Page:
What comes to mind when you read the phrase ‘habit forming products’? Tobacco? For many of us, that’s not the challenge. Instead, the challenge is how and when to use what Newport calls “network tools.” In that broad category, he includes Facebook, email, social media, smart phones and more. It’s no accident these products and services are constantly grabbing your attention. A recent book Hooked: How to Build Habit-Forming Products delves into the psychology and methods to create this distracting (addictive?) products. If you find it difficult to focus, it’s not entirely your fault. There’s an industry of designers, engineers and consultants who are working at making these services difficult to resist.

At this point, you might be thinking, “Ok, so what can I do about this?” Don’t worry, I’ve got you covered. Keep reading!

Identify The High Value Activities For Your Profession

Doing the right work is underappreciated. Usually, there are a few activities truly matter. For research professors seeking tenure, publishing articles in highly respected publications is the most important activity. For sales professionals, time spent interacting with qualified prospects is the most important activity. I’m keen on this principle. Yet, I’m struggling with how to apply it to analyst roles or project management jobs. “Deliver the project” seems too broad. Perhaps the application is to aggressive manage the most important person (i.e. your boss, the client or the sponsor) because neglected clients will tend to get upset even if the project metrics look good.

Read: “The ONE Thing: The Surprisingly Simple Truth Behind Extraordinary Results” by Gary W. Keller and Jay Papasan.

Use Fixed Schedule Productivity

In the productivity world, there’s an ongoing debate between focusing on your schedule versus focusing on your task list. Clearly both matter; it is a question of priority. I like to use the “3 big tasks” each day strategy where each of the tasks connects to my annual goals (i.e. write and promoting this blog post connects to my goal to grow my email list – you can sign up here: Sign Up For the ProjectManagementHacks Email Newsletter). Newport makes the case for using a schedule approach.

Read the following article for a detailed explanation of this approach: How I Accomplish a Large Amount of Work in a Small Number of Work Hours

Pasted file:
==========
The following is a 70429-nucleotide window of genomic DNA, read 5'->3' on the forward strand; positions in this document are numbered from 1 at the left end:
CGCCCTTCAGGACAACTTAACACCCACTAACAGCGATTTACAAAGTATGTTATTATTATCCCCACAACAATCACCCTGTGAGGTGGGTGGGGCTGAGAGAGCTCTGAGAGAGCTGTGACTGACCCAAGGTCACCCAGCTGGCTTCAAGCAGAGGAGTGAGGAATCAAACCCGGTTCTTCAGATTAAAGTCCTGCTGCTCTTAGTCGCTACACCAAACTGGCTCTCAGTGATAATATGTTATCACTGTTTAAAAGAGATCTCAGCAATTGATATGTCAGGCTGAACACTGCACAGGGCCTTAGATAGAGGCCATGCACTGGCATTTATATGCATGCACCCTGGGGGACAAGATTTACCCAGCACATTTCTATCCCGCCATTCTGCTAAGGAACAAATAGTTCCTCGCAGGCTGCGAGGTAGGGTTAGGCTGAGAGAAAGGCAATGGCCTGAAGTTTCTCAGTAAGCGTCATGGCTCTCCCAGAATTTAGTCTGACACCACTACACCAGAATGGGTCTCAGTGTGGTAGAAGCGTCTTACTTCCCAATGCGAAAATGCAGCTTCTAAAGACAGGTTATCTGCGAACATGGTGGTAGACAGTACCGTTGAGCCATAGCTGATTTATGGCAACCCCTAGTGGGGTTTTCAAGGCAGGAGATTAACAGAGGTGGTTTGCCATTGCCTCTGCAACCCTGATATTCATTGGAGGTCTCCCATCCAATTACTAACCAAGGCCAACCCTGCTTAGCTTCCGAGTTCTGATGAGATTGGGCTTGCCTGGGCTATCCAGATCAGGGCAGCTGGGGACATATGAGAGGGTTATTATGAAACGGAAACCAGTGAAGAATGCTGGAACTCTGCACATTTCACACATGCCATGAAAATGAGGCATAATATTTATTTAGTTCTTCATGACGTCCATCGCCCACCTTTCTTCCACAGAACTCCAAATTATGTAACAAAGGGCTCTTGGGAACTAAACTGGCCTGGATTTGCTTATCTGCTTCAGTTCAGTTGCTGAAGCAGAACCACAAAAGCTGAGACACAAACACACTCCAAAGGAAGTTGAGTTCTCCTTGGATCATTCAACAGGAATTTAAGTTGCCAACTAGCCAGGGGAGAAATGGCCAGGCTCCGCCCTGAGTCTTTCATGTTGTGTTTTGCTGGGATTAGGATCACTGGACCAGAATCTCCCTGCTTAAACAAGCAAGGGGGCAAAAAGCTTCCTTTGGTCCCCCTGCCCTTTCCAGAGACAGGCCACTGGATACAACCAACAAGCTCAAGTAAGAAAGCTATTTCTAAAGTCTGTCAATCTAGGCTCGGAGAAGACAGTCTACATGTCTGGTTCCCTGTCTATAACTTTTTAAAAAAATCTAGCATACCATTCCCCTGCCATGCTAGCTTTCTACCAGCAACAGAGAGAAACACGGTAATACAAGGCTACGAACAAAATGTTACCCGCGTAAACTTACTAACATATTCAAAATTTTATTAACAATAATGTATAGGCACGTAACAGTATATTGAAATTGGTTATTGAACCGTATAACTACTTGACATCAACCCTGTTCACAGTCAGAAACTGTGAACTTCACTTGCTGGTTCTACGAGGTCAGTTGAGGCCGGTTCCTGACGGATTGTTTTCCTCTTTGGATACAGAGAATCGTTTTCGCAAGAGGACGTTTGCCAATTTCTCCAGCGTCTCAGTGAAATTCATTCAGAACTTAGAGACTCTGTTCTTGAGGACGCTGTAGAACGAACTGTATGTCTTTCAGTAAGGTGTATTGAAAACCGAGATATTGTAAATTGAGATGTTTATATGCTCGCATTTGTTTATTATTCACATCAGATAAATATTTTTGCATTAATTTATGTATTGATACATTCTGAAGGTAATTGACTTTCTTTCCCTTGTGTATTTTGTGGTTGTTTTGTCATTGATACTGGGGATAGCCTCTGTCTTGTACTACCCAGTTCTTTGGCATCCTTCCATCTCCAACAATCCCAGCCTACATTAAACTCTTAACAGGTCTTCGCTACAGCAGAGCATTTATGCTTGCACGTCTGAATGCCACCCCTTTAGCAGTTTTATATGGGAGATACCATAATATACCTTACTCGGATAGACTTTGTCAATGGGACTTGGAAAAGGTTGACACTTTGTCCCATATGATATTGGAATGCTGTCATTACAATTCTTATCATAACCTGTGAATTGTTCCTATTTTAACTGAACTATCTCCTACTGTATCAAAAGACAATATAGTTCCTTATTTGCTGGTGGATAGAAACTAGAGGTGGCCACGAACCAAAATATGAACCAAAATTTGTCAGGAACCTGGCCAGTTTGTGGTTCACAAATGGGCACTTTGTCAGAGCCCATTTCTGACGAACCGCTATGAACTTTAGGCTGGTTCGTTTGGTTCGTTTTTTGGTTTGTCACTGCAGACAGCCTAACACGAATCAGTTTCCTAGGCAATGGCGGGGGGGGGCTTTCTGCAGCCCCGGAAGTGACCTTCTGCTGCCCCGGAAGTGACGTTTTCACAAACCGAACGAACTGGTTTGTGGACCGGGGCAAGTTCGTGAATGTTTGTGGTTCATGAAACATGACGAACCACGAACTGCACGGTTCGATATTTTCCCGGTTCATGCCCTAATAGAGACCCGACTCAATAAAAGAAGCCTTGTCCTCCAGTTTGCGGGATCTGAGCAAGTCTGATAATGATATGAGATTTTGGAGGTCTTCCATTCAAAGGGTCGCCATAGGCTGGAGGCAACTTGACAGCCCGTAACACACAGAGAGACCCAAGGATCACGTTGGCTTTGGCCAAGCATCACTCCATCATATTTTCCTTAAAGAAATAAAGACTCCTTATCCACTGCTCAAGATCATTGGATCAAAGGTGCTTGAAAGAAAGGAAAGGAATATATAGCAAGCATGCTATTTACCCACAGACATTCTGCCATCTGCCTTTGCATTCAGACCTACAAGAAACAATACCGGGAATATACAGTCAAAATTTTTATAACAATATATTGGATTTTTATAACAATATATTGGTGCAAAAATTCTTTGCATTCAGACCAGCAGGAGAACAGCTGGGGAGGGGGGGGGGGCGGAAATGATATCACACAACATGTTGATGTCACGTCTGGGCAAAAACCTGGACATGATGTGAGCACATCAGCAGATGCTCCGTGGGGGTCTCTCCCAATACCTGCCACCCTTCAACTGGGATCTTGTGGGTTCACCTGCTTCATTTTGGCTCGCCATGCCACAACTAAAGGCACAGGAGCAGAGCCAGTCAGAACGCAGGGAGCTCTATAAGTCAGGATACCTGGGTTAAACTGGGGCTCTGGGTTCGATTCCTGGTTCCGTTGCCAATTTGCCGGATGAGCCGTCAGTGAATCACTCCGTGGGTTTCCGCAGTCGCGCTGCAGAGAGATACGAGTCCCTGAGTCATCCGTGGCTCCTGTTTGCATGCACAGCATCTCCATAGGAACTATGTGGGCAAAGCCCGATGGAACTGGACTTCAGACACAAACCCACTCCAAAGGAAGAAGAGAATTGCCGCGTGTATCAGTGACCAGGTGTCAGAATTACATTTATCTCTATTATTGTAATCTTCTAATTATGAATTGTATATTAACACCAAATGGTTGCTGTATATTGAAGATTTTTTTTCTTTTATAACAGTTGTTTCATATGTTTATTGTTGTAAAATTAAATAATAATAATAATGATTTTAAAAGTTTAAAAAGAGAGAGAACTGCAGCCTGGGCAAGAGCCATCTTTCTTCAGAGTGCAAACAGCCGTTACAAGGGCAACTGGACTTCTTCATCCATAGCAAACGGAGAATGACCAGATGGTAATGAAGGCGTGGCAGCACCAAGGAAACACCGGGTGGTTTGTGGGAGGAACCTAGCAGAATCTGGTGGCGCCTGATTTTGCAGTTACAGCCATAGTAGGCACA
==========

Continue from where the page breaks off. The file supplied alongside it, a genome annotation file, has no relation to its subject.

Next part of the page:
Improve Your Email Habits

Handling email is a major source of shallow work for all professionals – especially those who work in project management. Let’s take a look at some of Newport’s suggestions to cut back on email. Remember, the point of cutting back on email is to free up time to work on deep work activity.

Tip #1: Make People Who Send You E-mail Do More Work

Newport uses his practice of discouraging email correspondents with this example:

If you want to reach me, I offer only a special-purpose e-mail address that comes with conditions and a lowered expectation that I’ll respond: If you have an offer, opportunity, or introduction that might make my life more interesting, e-mail me at interesting [at] For the reasons stated above, I’ll only respond to those proposals that are a good match for my schedule and interests.

Evaluation: I love the principle but it will likely be very difficult to adopt if you are an employee. If you have a way in mind to implement this idea, please share by writing a comment below.

Tip #2: Do More Work When You Send or Reply to E-mails

It’s easy to dash off a quick response simply to “get it off your plate.” Newport points out this frantic approach often generate even more email because others need clarification. How do you improve? Newport’s solution is to use templates and a process approach to improve email.

The process-centric approach to e-mail can significantly mitigate the impact of this technology on your time and attention. There are two reasons for this effect. First, it reduces the number of e-mails in your inbox—sometimes significantly (something as simple as scheduling a coffee meeting can easily spiral into half a dozen or more messages over a period of many days, if you’re not careful about your replies).

Example: You need to arrange a meeting time with a coworker.

Bad Approach: “Let’s meet sometime”

Better Approach: “Let’s meet at the following dates and times (3 options).”

Evaluation: Yes, this is a fantastic principle!

Tip #3: Don’t Respond

Could silence be the best solution to never ending email? Here is Newport’s explanation:

As a graduate student at MIT, I had the opportunity to interact with famous academics. In doing so, I noticed that many shared a fascinating and somewhat rare approach to e-mail: Their default behavior when receiving an e-mail message is to not respond. Over time, I learned the philosophy driving this behavior: When it comes to e-mail, they believed, it’s the sender’s responsibility to convince the receiver that a reply is worthwhile.

Evaluation: An interesting approach! It reminds me of email strategy that Tim Ferriss advocates in The 4 Hour Workweek.

Question For The Comment Section:

How do you improve your focus on high value deep work activities?